Controlling ‘valid disruptions’

Let’s say you’re writing an essay. At the same time, you’re using the Web. At the same time, you’ve got Facebook open. At the same time, Twitter is feeding you constant updates from the people you follow.

Is this kind of situation something you’ve experienced?

I listened to Aaron Porter talk at the Association for Learning Technology Conference (ALT-C) today. At one point he recounted his experience of completing coursework:

“I had a sense of anxiety if I didn’t know what was going on elsewhere and the ability to flick between different [computer] windows was quite reassuring.”

In a world where we increasingly work with realtime information and rolling updates, it’s difficult to feel at ease when you know you may be missing out on something.  This problem is not confined to entertainment; it reaches all aspects of life, including education.

A sense of needing to be on the pulse at all times is a recipe for information overload, or ‘filter failure’.  However, we’re not about to start working without  disruption on a regular basis.  It’s becoming a way of life.  What we call  ‘disruptions’ are often self-created.  Perhaps you could call them ‘allowed  disruptions’ or ‘valid disruptions’.

photo by jesse.millan

photo by jesse.millan

To put it another way, you have asked for Facebook on screen and you have requested updates from online services. You’d be more annoyed if someone knocked on your door every two minutes, asking questions. And you’d hate it when you’re trying to work and someone starts blasting music loudly that you don’t want to hear.

So disruptions aren’t always unwelcome, even if they are disruptive. That’s why moving away from ‘valid disruptions’ can cause such anxiety.

Does that mean a disconnected student is a more productive one? A more successful one?

No, it doesn’t. But for the same reason ‘valid disruptions’ are self-created, the number of ‘valid disruptions’ need also be self-regulated. Once it becomes too much, you’re better off limiting the flow. Letting it continue would be less productive, which cancels any use the ‘valid disruptions’ were in the first place.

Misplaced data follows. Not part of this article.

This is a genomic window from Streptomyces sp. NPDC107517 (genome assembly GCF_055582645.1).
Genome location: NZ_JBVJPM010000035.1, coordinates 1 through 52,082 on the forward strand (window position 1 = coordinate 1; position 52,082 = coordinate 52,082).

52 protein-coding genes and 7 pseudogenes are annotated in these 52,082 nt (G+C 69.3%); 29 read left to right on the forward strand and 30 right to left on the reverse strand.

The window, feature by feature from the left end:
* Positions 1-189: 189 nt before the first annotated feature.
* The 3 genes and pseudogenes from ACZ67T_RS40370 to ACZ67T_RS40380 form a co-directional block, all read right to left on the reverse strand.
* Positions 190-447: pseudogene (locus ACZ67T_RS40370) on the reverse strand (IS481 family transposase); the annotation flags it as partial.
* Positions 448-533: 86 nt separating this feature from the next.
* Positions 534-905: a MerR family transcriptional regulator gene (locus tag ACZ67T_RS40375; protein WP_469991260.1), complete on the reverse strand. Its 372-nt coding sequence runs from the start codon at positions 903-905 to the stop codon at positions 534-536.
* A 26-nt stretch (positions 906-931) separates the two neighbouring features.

It’s not easy to self-regulate when you’re used to the flow of different voices, calling for your attention. But to recognise the need to cut back when it’s difficult to cope is most of the battle won.

How do you recognise the need to reduce those disruptions?  It’s usually when one or more of these things happen:

  1. When you’re not getting enjoyment/engagement from the flows that you’re following;
  2. When it’s too difficult to keep up with the flows;
  3. When nothing else gets a look-in;
  4. When ‘long-term’ detail is sacrificed completely for instant satisfaction;
  5. When you can’t act on the flow and it just becomes noise.

So keep an eye out!

How have you fared with ‘valid disruptions’?  Are they a boon or a pain?


  1. This happens all the time when I end up somehow trying to update my blog, respond to notifications on Facebook, respond to comments on my blogs, reply Tweets, write emails and do research at the same time! And you know what? NOTHING GETS DONEEEEEE.

    Information overload is definitely a bane if you want to get work done, but definitely a boon if you so happen to be bored out of your wits.

    If you’re a busy university student like I am, you’re way better off just focusing on the task at hand, minus the Facebook tab on your browser.

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